Tuesday may bring a major milestone in America’s relentless march toward marijuana legalization, as Oklahoma will likely become the most conservative state so far to approve recreational use of the plant. Trump carried the state by a 33% margin in 2020.
Oklahomans will consider State Question 820, which offers a chance to legalize consumption by adults 21 and older — along with their possession of up to an ounce — and grant Okies the freedom to grow six mature plants and six seedlings for their own use.
A 15% tax would be imposed on sales, with proceeds flowing to student services, drug addiction programs, courts, local government and the state’s general fund.
With approval, Oklahoma stands to rake in tax revenue from Texans expected to cross the border to take a break from the Lone Star State’s stubborn nanny-state tyranny. Ryan Kiesel, a former Oklahoma state legislator and current legalization advocate told AP:
“There are thousands and thousands of Texans who are increasingly coming to Oklahoma as a tourist destination. I want to be able to sell legal, regulated and taxed marijuana to those Texans over the age of 21, and take their tax dollars and invest them in Oklahoma schools and Oklahoma health care.”
Nearly 8 million people live in Dallas-Fort Worth, which is almost twice as many as live in all of Oklahoma.
Oklahoma is a standout with one of the country’s most relaxed medical marijuana regimes. About one in ten adults in the state holds a medical license. In contrast to most states that allow medical use, Oklahoma has no list of qualifying conditions and patients can receive a doctor’s recommendation over the internet.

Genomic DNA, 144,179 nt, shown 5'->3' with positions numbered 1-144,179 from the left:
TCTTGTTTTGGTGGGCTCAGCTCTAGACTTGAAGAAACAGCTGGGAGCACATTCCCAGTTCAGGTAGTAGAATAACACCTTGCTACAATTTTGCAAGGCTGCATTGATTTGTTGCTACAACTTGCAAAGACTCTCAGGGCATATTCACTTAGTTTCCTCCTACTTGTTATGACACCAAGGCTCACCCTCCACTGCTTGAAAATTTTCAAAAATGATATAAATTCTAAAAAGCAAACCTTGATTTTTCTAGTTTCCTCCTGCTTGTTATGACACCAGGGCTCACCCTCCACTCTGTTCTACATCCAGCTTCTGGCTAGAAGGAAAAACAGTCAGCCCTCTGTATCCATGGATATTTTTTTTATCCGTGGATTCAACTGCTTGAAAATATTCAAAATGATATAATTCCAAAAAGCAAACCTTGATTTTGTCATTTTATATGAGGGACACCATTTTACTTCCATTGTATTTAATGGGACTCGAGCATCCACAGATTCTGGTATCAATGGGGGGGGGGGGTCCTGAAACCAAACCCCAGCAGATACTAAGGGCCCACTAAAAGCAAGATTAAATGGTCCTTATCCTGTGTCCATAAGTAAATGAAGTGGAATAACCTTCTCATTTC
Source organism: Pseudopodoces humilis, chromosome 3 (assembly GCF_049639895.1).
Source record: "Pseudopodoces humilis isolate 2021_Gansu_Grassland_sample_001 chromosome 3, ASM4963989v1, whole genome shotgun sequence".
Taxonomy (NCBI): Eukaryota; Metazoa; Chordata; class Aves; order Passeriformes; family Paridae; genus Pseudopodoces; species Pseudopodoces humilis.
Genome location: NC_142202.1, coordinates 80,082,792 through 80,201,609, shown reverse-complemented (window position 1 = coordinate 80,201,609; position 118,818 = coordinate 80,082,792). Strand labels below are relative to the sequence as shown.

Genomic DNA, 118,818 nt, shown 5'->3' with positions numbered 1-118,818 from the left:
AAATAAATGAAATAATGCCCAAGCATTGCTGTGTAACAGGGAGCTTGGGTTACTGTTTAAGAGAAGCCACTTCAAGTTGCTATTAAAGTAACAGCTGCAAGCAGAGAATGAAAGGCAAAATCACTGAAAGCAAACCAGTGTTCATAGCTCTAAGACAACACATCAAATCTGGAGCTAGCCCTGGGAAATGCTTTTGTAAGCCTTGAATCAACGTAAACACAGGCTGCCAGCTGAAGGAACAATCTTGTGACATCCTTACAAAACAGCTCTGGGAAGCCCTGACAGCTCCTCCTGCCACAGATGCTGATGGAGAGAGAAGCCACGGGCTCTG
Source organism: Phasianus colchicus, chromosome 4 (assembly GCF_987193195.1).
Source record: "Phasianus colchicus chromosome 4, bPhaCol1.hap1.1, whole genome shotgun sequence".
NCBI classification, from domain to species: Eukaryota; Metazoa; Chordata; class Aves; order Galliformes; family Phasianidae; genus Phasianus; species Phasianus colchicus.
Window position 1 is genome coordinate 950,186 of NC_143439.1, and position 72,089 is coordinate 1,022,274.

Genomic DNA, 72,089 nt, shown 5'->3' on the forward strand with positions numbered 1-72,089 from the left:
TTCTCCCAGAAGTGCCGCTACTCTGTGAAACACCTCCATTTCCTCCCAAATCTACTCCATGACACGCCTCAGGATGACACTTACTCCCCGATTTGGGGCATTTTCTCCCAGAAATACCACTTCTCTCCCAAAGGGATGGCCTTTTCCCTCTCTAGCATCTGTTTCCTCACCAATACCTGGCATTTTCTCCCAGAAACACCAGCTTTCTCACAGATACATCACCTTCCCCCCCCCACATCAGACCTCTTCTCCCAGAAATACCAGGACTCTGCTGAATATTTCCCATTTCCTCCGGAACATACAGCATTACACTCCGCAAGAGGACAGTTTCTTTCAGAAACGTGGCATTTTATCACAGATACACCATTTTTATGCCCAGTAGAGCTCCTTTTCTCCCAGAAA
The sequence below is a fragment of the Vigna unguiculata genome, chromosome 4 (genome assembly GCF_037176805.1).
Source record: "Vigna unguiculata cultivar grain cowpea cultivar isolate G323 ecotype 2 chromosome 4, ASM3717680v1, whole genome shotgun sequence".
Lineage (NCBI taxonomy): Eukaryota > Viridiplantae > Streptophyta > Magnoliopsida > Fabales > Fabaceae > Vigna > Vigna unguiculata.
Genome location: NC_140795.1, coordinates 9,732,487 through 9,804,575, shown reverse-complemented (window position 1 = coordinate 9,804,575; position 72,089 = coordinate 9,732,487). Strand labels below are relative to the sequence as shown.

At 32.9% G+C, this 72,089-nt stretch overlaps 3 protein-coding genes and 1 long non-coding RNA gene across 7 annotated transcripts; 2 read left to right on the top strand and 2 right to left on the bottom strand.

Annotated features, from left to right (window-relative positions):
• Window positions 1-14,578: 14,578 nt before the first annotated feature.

Okie cannabis growers are desperate to expand their market: The state’s medical marijuana market is so relatively free that low barriers to entry have sent prices into a nose-dive, with one retailer telling AP the price of a 1-gram cartridge of concentrate has collapsed from $60 to $70 in 2019 to just $20 today.
The last public poll on the proposal — taken way back in October — had voters approving recreational legalization, 49% to 38%. The question was originally slated to appear on the November 2022 midterm ballot, but a delay in verifying petition signatures led to it being moved to March 7.
In 2018, the ballot measure to allow medical use was approved 56% to 43%. The wild card in Tuesday’s election is turnout, as SQ820 is the only statewide measure on the ballot.
Yes on 820‘s Michelle Tilley told NonDoc that her team is feeling “pretty good” about their chances:
“I think what resonates with people is compassion for other human beings with the criminal justice reform, and I think the revenue piece is also something people have been excited about.”
The Oklahoma Sheriff’s Association opposes the measure, but plenty of cops are ready to stop wasting time and resources punishing adults who choose to intoxicate themselves with a plant nobody’s ever overdosed from.
Sun, 03/05/2023 – 20:00